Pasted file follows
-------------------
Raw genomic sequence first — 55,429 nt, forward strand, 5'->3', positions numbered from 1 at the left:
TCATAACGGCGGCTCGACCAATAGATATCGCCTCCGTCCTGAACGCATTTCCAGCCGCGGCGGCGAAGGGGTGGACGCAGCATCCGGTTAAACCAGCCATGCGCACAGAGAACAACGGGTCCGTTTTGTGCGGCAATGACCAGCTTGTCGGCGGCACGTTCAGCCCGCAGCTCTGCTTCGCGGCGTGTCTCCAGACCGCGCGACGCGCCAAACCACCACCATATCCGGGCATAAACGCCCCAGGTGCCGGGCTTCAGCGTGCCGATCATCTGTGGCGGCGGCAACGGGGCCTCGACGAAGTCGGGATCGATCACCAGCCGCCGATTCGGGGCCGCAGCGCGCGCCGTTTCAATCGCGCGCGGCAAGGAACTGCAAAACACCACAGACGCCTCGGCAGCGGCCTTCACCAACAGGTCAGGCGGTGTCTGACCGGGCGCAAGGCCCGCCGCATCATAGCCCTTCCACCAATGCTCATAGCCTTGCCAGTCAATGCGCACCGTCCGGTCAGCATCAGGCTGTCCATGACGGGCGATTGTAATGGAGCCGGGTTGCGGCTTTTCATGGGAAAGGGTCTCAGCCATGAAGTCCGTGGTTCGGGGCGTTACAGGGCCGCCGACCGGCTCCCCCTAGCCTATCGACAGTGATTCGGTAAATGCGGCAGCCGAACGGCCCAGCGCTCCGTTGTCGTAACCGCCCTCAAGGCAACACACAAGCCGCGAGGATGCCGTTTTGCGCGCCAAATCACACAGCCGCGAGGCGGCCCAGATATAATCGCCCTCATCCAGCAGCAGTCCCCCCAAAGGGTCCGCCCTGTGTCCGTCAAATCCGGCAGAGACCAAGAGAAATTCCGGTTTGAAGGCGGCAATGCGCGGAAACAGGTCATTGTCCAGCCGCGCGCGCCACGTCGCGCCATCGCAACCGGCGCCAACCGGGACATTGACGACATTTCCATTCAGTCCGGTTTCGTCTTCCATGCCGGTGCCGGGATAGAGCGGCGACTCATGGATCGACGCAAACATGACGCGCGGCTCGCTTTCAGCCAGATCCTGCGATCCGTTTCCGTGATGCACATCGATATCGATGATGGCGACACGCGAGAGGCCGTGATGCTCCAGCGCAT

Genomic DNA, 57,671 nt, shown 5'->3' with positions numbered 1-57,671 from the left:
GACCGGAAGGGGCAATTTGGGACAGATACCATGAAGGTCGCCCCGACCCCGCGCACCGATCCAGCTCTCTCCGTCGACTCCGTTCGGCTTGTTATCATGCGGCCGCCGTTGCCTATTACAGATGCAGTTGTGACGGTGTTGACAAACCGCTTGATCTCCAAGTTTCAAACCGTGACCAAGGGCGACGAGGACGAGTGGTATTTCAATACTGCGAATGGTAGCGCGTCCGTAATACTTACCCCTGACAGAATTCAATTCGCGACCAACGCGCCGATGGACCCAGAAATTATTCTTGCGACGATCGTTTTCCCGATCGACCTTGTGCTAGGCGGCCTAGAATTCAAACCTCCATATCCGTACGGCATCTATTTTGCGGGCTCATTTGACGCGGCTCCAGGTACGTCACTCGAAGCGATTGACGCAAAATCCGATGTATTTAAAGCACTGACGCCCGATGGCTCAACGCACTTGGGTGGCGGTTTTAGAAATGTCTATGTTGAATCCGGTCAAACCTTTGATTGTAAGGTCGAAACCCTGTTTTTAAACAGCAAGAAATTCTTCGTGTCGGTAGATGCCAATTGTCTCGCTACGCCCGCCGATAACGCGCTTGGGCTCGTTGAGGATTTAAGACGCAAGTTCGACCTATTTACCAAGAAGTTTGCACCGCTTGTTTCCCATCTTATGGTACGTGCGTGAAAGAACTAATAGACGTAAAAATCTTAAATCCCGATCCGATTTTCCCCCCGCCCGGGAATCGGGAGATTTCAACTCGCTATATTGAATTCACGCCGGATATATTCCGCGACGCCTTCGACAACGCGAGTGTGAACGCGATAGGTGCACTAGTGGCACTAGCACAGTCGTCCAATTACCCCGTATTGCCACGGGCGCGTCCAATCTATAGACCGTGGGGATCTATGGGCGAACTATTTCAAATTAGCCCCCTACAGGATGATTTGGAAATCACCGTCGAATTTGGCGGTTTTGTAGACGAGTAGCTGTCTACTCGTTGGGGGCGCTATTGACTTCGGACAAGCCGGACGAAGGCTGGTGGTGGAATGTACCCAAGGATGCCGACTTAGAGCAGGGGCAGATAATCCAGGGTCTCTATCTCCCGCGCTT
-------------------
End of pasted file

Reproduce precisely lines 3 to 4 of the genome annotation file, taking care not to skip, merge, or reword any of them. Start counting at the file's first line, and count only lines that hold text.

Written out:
Genomic DNA, 57,671 nt, shown 5'->3' with positions numbered 1-57,671 from the left:
GACCGGAAGGGGCAATTTGGGACAGATACCATGAAGGTCGCCCCGACCCCGCGCACCGATCCAGCTCTCTCCGTCGACTCCGTTCGGCTTGTTATCATGCGGCCGCCGTTGCCTATTACAGATGCAGTTGTGACGGTGTTGACAAACCGCTTGATCTCCAAGTTTCAAACCGTGACCAAGGGCGACGAGGACGAGTGGTATTTCAATACTGCGAATGGTAGCGCGTCCGTAATACTTACCCCTGACAGAATTCAATTCGCGACCAACGCGCCGATGGACCCAGAAATTATTCTTGCGACGATCGTTTTCCCGATCGACCTTGTGCTAGGCGGCCTAGAATTCAAACCTCCATATCCGTACGGCATCTATTTTGCGGGCTCATTTGACGCGGCTCCAGGTACGTCACTCGAAGCGATTGACGCAAAATCCGATGTATTTAAAGCACTGACGCCCGATGGCTCAACGCACTTGGGTGGCGGTTTTAGAAATGTCTATGTTGAATCCGGTCAAACCTTTGATTGTAAGGTCGAAACCCTGTTTTTAAACAGCAAGAAATTCTTCGTGTCGGTAGATGCCAATTGTCTCGCTACGCCCGCCGATAACGCGCTTGGGCTCGTTGAGGATTTAAGACGCAAGTTCGACCTATTTACCAAGAAGTTTGCACCGCTTGTTTCCCATCTTATGGTACGTGCGTGAAAGAACTAATAGACGTAAAAATCTTAAATCCCGATCCGATTTTCCCCCCGCCCGGGAATCGGGAGATTTCAACTCGCTATATTGAATTCACGCCGGATATATTCCGCGACGCCTTCGACAACGCGAGTGTGAACGCGATAGGTGCACTAGTGGCACTAGCACAGTCGTCCAATTACCCCGTATTGCCACGGGCGCGTCCAATCTATAGACCGTGGGGATCTATGGGCGAACTATTTCAAATTAGCCCCCTACAGGATGATTTGGAAATCACCGTCGAATTTGGCGGTTTTGTAGACGAGTAGCTGTCTACTCGTTGGGGGCGCTATTGACTTCGGACAAGCCGGACGAAGGCTGGTGGTGGAATGTACCCAAGGATGCCGACTTAGAGCAGGGGCAGATAATCCAGGGTCTCTATCTCCCGCGCTT